Thursday, July 30, 2009

Eagle Scout Project Revisited

Some of you may or may not know that I am a Eagle Scout. I enjoyed my time in the Scouting program. The days camping and hiking through the woods (or grass lands of Kansas), the week long canoe trip that some of my fellow scouts and I took up to the boundary waters in Minnesota, and the knowledge that I learned while in the Scouts I still us today. I feel that even though it was not the coolest thing for me to do during my middle school and high school days, I am glad that my parents insisted on me continuing my adventures in the scouting program.

Now being an Eagle Scout is a very highly honored achievement for any Boy Scout since it is the highest rank that one can achieve while in the organization before having to move on into the Adventure Scouting program. In fact, it is often something that people put on a resume due because it demonstrates to an employer that they can plan, organize and finish a large project as well as being a good leader. The project must for a non-profit group, and the scout must create a proposal on what they want to do, create a plan on how they will go about finishing the project, and getting any materials that are needed donated to the cause. So every scout who plans on getting the rank of Eagle Scout must come up with a project, and most end up being like building a shelf for a non-profit, or fixing up a trail or park for the city. Mine however, was slightly different, and at first was hard to convince the board as a valid project. Yes, there is a board of leaders that must approve all of the projects before one can begin.

I did not want to do a project that everyone else had done when it came time for me to start thinking about what I was going to do. At first, I had trouble finding a idea, but my father soon came to my rescue. He work had a recreation area outside of town that was own and operated by the employees of the company that he work at. They were in need of some help with the landscaping, to be exact. They needed a wind break for the property as well as clearing out some evergreen trees that had been growing wild in some areas that they were not really desired in. So I decide to make my project the transplanting of these wild evergreen trees and creating the needed wind break out of them. I won't bore you with the details of the project, but it turned out well. In fact, my mother just sent me some photos of the trees and how they look now some 9 years after I finished the project. The interesting thing to note is the fact that this is the only Eagle Scout project that still exists out of all of the ones done around this time.

Tuesday, July 14, 2009

Is HDR ever a correct exposure

The other day, I had a conversation with a person on twitter in response to a twitter message that was "HDR photography = I don't want to care about getting the best exposure for the scene". I had made the post because after having finished reading the book Understanding Exposure: How to Shoot Great Photographs with a Film or Digital Camera I could not see a reason for most images that were done in HDR on flick to have been. The only reason I could come up with was because the photographer either was too lazy to determine, just didn't care, or didn't know how to achieve the desired exposure for the scene. This twitter user (we will call him Mr. X) responded to my original post with "or HDR = I want all areas of my scene to be properly exposed."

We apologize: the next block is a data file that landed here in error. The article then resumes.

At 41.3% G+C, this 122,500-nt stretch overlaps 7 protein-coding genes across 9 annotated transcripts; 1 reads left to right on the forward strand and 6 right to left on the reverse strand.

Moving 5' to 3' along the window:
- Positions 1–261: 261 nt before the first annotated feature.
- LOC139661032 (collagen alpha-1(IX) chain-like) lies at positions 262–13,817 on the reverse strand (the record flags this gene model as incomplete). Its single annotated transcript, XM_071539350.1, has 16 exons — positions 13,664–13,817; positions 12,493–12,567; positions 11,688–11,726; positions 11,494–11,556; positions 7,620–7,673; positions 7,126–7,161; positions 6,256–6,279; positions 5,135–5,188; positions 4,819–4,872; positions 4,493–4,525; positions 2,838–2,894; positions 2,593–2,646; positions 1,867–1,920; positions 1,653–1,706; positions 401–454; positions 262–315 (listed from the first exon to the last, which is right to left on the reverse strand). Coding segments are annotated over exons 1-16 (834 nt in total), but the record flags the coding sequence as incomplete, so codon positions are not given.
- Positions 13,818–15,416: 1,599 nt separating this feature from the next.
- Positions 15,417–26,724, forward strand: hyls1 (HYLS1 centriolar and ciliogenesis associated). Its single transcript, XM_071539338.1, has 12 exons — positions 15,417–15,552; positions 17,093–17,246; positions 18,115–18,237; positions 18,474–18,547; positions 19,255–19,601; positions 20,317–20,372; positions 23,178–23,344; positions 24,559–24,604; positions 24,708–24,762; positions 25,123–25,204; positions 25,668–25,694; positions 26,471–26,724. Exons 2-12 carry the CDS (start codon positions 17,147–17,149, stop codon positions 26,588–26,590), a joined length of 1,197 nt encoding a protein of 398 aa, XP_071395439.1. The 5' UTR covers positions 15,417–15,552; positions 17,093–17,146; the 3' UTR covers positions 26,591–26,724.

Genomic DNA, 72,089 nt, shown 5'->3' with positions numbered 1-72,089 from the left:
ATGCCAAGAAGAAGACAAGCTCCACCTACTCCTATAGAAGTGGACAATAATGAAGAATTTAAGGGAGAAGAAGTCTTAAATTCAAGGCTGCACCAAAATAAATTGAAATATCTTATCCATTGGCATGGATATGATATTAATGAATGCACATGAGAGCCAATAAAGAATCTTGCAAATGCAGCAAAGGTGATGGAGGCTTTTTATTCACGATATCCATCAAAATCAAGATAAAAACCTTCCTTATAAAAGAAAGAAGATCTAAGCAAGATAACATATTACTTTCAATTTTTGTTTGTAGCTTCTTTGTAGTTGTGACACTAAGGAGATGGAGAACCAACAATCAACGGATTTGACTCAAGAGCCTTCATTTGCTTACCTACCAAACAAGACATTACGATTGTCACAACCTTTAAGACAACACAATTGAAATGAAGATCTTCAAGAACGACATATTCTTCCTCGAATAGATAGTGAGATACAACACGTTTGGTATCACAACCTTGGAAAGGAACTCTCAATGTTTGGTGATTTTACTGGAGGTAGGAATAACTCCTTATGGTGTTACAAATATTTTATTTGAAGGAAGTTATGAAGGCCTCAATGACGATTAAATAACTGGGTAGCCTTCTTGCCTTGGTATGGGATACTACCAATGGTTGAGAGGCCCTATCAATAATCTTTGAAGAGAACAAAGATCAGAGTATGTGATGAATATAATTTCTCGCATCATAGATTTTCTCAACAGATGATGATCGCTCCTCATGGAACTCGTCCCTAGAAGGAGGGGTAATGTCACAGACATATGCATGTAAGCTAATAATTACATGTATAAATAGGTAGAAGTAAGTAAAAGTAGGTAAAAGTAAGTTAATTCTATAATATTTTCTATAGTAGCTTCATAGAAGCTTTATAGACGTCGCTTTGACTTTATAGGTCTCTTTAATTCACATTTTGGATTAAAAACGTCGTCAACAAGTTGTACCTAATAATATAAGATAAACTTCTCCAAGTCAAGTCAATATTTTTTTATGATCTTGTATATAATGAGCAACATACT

Now, I thought about this for a bit and wondered. Why would an artist want everything in the scene to be completely exposed? You lose so much contrast and pop of an image when you do this. There are no real dark area (negative space) and too much lit area (positive space) for a good photograph. To me, this tends to make the final image flat.

Mr. X continued to try and support the need for HDR by the standard "Well, sometimes you can not properly expose a scene in one shot." Now, what a minute. Your eye can not expose some scenes completely either, so why should a camera? The brain combines multiple exposure of a scene, yes. But really, the brain is no where near capable of doing what HDR is, so what is HDR attempting to do? Photography has always been the attempt to capture a moment as one remembers seeing it through their eyes. Is HDR achieving this results, or is technology attempting to create things that we didn't realize when we see the scene?

All in all, I guess the best way that I can describe how I feel about HDR is by putting it in the following way. To me, HDR is like taking a multiple choice bubble test in which you don't really know what the correct answer is, so instead of making a choice, you decide to fill in every bubble. Now, are you answering the question correctly or not. I mean you have filled in the answer that is correct, but you have also filled in the answers that are incorrect. The same is with HDR. Somewhere in the HDR you have correctly exposed the scene, but mixed with that correct exposure is several incorrect ones. What do you think is the correct answer: HDR or one exposure that best fits the scene?